A Sermon preached by the Rev. Michael Anderson Bullock on 2023.0910.A.Pr 18.Fair Fight Exodus 12:1-14; Romans 13:8-14; Matthew 18:15-20
One of the most telling examples of the reality of the God-life comes from what Jesus says at the end of today’s gospel. You heard it, and I bet you recognized it: “For where two or three are gathered in my name, I am there among them.” The impact of this promise – and that is exactly what this statement is – the impact of this promise means that in our relationships with one another there is nothing less than Christ, God’s Incarnate self, between us. The issue, then, is this: To what extent are we willing to remember this promise as a central reality of our lives? Which brings me to another point of emphasis. In all honesty, what also needs to be said in this vein is not exactly from the mouth of Jesus, but I do believe that history has shown its veracity. It is this: “Where two or three are gathered in my name, there most likely will be a fight!” [The gospel of the Lord. Thanks be to God!]. So it is that (yet again) today I preach about relationships, and this time I want to focus precisely on what the early part of Matthew 18 recognizes, which is to point out what Jesus recognizes about the reality of our human connections: namely, that God (recognized or not) is what is between us all. This fact, it seems, is hard for us to remember. So, given this dichotomy, how do we fight with each other – fight with and from love? The first thing I want to point out is that biblically speaking the nitty-gritty of relationship issues is central. Think Covenant. For in both today’s Old Testament lesson and gospel, a significant amount of concrete direction is explicitly given about how life together works in the lives of God’s people. For instance, in the Exodus reading, very precise, almost miniscule descriptions are given about how the Passover is to be celebrated. Even the poor are accounted for. Within these unabashed details, the message is clear: In remembering the Exodus of God’s deliverance, this is not only what must be done; but also this: No one is to be left out of the meal’s experience of God’s liberation and life . Correspondingly, in Matthew’s presentation, Jesus gives very clear, very precise instructions on how to deal with relationships among his followers that are conflicted. (O gee, you mean that even in Jesus’ time the “church” (that is, those who followed Jesus) weren’t always singing “Cum by rah”!) The point is that both lessons are steeped in the required (not voluntary) “how to’s” over relationship issues -- issues of new life and issues of how to keep that life resilient and shared. If what is between us is of God (and it is), then knowing how to tend our connections is paramount and necessary to what it means to have life. I say this because it is my experience that most of us do not know how to fight well in a relationship, in a relationship with Christ at the center. This is to say that most of us don’t know how to fight within the confines of love, the love of God. Let me express this point bluntly. While most folks like us may not know how to fight faithfully, the deeper truth is that we don’t fight at all. We just divorce unobtrusively and leave. But what about the God who is between us? What is the impact, the cost of ignoring God’s connecting presence among us? The answer is that ignoring or dismissing the God-between-us is like a knee joint that has lost its cushioning cartilage. The result of any movement is a debilitating and bare bone-on-bone grinding. How many of our relationships fall into this descriptive category because the connecting tissue of God’s presence has been neglected or dishonored or unknown? In my first parish as rector, I once very consciously attempted to apply Matthew 18 to a conflicted Vestry situation. It was so long ago that I no longer remember the details of the conflict, save for the fact that the Vestry member’s name was “Bruce”, and I liked him. He was a divorced man in his forties, working in a competitive business situation; and like so many men of that context, he had secret scars on his soul from that combative arena, scars whose pain would unrecognizably ooze out on the Vestry stage. Another fact that I remember is that the parish was located in an area where the traditional domination of American, corporate business manufacturing was just starting to collapse; and with this, the white and blue collar layoffs began. My guess is that something like this occurred in Easthampton in the 1970’s when the factories began to shut down. Not a time of stability; nor a time of gentleness. Usually unnamed, the anxiety and fear from this upheaval functioned like the acrid smoke from a distant wildfire. My own instincts were to deal with Bruce one-on-one. So, following them and in keeping with Matthew 18’s admonition, I set up a meeting with Bruce and spoke to him about his Vestry participation and the surrounding conflict. And you see, this is the place where I got a rude awakening. Having responded to this situation with integrity and with reference to the parameters of Matthew 18, guess what? My efforts did not result in a “thank you very much” resolution. Gratitude was not, of course, the goal or purpose of the meeting; but whatever naivete I possessed in “doing the right thing” in hopes of reconciling this relationship were unceremonially dashed. I was unnerved by the resistance and reactivity that came from Bruce. In spite of my best and well-intentioned efforts, he acted as if he were on trial and was his own attorney. Relationships that convey and support life are meant to produce trustworthiness and reliability. I’ll say this again: life-giving relationships are about the work of producing trustworthiness and reliability; and such work is not a matter of “doing it yourself”. Yet, this is not everyone’s experience. This is not everyone’s default position. It was evidently not Bruce’s, as he became defensive and angry to the point where I felt it was necessary to move to the second stage of Matthew 18’s model. So, with Bruce’s acquiescence, I asked the wardens to join us in this conversation and set a follow up meeting for that purpose. That meeting did not go well either, to the extent that Bruce unilaterally jump-shifted to the third stage of Matthew 18’s example and excommunicated himself from the church. He left the parish and our life together. Is there something between us, in our connections as fellow human beings, as members of Christ’s Body – is there something between us that is larger than our own desires, our own fears, our own hurts? Yes, part of the Matthew 18 model presumes that we are already cognizant of the Christ between us. It presumes that we are aware of what I call my “Oreo Cookie Theology of Relationships”: namely, that you and I are the cookies, but what joins us to make something special is the icing in the middle. In case this image is too dazzling to be readily absorbed, the icing in our relationships is Jesus, God Incarnate; and all cookie lovers know that it is the icing that makes the cookie worthwhile. But here is the rub. What if we are dealing with another who has no interest in recognizing the icing in the middle? What if the only thing the other recognizes as connecting us is the other’s expectations, desires, or fears? And this is the point of Matthew 18 at which Jesus’ instructions sound antithetically harsh and inappropriately exclusive. Jesus charges us to regard these as a “Gentile or tax collector”. So much for “love thy neighbor” … or maybe not. I recall the words of William Sloan Coffin, who fifty years ago was the noted (some would say, notorious) Chaplain at Yale. He came to the Divinity School for a weeknight gathering and presentation, at which he lamented something I have never forgotten. Coffin said that Christians are especially called to be “hard-headed and soft-hearted”. But alas, he bemoaned, so often the opposite is the case. When Jesus instructs us to treat folks who cannot or will not regard our connections with one another as an expression of something larger than individual agendas – not to mention the God-life, then we are not to be so soft-headed as to let them define and determine our common life. They need to be put outside, until or unless they discover through God’s creative Spirit -- or perhaps even by the way the likes of you and I live -- that there is something missing in their connections and in their lives. Then, folks like us could ask them if they would be willing to explore the possibilities and the mysteries of the “Oreo” cookie. So, far from Jesus’ last direction being exclusive – “elitist” in the popular dismissal of our day, we must remember that Jesus spent a good deal of public time with the unsavory Gentiles and the blood-sucking tax collectors. Rather and to the point, his door was always open to them, but they also had to walk through that door and willingly enter into Jesus’ presence. "...Where two or three are gathered in [Jesus’] name, the Risen One is in the midst of them – in the midst of us.” It’s the God between us that both calls us and challenges us. I will close with an open book, pop quiz. It is a quiz that our Eucharistic liturgy provides at the “Peace”. Instead of viewing the “Peace” and the activity it entails as a halftime break or as a casual spreading of one’s first two fingers or a time for quick, personal chit-chat, rather listen to the words of the “Peace” and begin to acknowledge the Christ who is between us – as the Lord has promised us. Amen.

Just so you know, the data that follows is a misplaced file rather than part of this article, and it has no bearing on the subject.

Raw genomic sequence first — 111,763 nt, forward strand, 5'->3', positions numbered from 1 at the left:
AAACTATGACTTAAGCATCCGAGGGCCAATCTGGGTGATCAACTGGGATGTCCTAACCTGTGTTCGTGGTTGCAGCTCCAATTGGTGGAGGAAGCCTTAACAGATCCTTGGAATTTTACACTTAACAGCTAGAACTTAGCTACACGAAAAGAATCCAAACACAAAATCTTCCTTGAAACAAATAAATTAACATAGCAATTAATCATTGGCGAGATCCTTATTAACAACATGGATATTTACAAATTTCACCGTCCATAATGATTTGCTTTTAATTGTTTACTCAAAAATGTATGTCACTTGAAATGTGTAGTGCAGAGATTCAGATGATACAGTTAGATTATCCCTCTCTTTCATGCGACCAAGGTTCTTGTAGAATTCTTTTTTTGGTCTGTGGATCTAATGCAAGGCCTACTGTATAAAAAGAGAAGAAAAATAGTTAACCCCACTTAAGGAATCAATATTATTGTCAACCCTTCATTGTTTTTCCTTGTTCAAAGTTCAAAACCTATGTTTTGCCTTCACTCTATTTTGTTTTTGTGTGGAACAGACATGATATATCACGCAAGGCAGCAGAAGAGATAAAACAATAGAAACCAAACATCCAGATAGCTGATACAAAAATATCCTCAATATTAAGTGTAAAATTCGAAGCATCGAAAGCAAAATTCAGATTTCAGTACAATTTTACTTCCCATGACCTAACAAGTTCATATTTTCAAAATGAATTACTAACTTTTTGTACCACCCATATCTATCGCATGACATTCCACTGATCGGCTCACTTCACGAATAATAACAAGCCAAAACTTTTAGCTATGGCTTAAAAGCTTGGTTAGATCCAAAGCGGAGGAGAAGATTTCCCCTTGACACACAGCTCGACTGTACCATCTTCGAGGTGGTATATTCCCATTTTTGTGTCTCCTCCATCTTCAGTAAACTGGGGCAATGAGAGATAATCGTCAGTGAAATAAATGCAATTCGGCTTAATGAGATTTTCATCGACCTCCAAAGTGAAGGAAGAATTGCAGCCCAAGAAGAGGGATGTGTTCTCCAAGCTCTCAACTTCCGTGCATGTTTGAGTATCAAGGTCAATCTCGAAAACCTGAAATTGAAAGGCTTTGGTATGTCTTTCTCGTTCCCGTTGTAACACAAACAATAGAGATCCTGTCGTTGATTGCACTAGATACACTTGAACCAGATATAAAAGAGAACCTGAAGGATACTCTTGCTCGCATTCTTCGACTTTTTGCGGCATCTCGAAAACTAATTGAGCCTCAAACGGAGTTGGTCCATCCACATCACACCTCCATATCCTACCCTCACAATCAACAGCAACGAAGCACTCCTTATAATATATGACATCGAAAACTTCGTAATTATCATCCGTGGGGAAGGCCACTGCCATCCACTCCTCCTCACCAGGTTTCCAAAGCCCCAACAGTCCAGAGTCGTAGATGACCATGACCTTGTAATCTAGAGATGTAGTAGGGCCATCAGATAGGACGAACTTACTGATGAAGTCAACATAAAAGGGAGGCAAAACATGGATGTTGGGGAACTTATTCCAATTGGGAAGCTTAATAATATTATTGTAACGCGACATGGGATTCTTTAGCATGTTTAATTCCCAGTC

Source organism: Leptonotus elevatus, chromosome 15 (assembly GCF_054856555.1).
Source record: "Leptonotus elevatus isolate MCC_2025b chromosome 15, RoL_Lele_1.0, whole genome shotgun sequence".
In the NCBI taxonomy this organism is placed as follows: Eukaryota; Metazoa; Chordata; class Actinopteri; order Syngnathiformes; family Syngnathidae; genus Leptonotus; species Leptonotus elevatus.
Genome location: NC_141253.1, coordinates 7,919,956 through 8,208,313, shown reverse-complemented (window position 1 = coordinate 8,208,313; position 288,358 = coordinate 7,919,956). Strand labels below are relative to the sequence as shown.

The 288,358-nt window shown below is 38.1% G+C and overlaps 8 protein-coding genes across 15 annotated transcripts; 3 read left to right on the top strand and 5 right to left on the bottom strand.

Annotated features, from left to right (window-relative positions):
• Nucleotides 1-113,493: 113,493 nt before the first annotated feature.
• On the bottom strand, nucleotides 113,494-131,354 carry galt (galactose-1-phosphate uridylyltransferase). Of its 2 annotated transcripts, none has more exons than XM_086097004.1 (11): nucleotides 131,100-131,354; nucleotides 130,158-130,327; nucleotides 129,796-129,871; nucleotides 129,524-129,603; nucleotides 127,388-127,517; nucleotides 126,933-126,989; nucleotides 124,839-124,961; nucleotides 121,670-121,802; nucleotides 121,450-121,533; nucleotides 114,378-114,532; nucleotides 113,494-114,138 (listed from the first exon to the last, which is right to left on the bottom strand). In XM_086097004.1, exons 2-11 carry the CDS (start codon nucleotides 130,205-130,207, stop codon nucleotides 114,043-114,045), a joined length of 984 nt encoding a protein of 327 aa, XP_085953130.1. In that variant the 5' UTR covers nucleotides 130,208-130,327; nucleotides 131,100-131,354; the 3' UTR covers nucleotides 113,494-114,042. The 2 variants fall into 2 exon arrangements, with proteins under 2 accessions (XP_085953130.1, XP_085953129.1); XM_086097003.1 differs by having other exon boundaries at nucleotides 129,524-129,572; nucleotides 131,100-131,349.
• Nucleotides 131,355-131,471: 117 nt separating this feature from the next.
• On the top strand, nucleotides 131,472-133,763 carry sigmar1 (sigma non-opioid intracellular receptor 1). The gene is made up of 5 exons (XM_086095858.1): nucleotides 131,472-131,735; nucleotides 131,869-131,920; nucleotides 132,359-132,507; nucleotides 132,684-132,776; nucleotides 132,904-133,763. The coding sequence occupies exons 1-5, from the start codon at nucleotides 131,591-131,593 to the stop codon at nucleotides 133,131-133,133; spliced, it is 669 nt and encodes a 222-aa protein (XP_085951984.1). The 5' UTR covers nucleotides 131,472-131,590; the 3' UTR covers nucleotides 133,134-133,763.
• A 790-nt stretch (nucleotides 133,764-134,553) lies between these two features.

1 Matthew 18:20